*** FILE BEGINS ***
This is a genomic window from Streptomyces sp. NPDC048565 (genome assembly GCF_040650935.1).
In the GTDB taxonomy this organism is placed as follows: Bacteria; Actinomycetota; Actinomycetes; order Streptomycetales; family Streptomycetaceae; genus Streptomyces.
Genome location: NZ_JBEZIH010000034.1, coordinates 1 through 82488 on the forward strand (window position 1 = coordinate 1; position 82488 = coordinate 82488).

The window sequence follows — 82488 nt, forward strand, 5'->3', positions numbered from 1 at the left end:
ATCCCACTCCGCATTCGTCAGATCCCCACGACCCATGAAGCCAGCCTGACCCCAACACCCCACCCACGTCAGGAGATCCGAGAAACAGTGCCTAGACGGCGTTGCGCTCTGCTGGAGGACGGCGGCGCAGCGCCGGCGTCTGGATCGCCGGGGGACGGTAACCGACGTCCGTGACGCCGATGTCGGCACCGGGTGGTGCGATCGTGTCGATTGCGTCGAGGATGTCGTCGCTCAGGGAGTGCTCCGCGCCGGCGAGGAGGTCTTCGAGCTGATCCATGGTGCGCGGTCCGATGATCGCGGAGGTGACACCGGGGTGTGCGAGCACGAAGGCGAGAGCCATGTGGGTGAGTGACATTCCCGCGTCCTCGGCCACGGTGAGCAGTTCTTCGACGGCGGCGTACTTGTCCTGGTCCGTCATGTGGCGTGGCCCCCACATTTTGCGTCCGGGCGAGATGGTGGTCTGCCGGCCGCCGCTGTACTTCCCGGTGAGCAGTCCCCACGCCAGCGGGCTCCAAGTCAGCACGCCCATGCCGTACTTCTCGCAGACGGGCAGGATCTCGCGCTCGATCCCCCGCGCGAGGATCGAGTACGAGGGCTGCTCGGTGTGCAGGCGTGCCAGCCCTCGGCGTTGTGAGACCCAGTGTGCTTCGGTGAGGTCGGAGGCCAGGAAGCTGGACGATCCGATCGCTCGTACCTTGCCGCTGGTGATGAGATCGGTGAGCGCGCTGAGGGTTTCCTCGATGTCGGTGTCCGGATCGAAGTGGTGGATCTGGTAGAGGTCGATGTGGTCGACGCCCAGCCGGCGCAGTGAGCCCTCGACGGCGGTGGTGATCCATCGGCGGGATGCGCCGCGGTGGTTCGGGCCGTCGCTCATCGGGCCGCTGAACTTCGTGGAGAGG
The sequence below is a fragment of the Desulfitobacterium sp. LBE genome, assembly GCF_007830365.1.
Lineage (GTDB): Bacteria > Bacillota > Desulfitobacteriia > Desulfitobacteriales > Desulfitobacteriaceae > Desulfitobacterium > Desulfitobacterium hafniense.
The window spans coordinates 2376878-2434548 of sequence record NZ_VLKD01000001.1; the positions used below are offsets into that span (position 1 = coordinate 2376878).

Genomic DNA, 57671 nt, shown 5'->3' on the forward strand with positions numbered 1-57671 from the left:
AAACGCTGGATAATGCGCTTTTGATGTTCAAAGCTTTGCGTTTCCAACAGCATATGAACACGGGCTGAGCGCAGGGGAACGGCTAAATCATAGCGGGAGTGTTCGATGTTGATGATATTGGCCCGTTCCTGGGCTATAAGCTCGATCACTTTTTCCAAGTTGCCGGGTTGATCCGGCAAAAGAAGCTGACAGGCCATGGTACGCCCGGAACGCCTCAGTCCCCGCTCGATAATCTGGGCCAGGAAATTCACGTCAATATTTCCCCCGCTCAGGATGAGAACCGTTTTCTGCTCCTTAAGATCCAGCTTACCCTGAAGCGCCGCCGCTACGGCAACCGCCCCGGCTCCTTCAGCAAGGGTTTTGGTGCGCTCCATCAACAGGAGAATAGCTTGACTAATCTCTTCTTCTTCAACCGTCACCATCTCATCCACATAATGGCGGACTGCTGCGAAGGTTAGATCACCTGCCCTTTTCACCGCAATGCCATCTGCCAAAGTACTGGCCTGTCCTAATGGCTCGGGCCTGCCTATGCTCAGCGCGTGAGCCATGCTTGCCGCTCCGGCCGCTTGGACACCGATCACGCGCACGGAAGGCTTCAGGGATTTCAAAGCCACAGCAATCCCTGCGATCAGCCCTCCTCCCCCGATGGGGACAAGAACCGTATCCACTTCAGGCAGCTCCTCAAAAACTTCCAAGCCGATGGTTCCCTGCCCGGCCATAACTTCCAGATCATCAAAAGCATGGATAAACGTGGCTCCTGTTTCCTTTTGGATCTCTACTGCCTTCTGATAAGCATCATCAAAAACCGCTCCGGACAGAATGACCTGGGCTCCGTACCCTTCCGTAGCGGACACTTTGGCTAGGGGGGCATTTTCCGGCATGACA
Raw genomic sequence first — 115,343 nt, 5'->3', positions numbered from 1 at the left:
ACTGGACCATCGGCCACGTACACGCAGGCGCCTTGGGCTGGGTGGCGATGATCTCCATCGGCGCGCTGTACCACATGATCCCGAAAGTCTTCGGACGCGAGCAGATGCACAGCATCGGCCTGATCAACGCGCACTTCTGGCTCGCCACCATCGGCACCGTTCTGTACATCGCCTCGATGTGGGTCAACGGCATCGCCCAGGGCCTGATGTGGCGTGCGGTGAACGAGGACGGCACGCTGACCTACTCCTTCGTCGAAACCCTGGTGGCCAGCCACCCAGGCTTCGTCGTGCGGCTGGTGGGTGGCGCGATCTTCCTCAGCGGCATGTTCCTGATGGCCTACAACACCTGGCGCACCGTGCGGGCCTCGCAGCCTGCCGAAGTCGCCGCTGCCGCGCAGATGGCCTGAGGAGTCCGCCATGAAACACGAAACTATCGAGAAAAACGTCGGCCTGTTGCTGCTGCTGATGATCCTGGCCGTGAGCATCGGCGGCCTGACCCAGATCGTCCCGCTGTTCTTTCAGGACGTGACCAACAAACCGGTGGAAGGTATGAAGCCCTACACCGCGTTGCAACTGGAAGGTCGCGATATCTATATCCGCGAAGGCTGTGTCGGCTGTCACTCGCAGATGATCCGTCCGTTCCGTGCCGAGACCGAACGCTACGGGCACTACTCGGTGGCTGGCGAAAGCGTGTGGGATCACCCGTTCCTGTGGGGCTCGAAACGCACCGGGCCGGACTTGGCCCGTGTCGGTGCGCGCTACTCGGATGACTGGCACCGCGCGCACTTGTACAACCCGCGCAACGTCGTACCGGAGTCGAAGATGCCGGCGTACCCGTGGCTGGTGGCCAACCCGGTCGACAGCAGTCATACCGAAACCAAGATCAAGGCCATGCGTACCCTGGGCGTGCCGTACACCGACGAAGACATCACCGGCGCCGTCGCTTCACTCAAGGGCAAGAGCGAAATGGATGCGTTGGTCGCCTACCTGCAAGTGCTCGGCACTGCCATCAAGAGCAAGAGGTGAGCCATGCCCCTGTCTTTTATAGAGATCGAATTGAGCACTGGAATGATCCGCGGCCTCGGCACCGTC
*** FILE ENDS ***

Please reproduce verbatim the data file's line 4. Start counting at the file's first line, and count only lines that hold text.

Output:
The window sequence follows — 82488 nt, forward strand, 5'->3', positions numbered from 1 at the left end: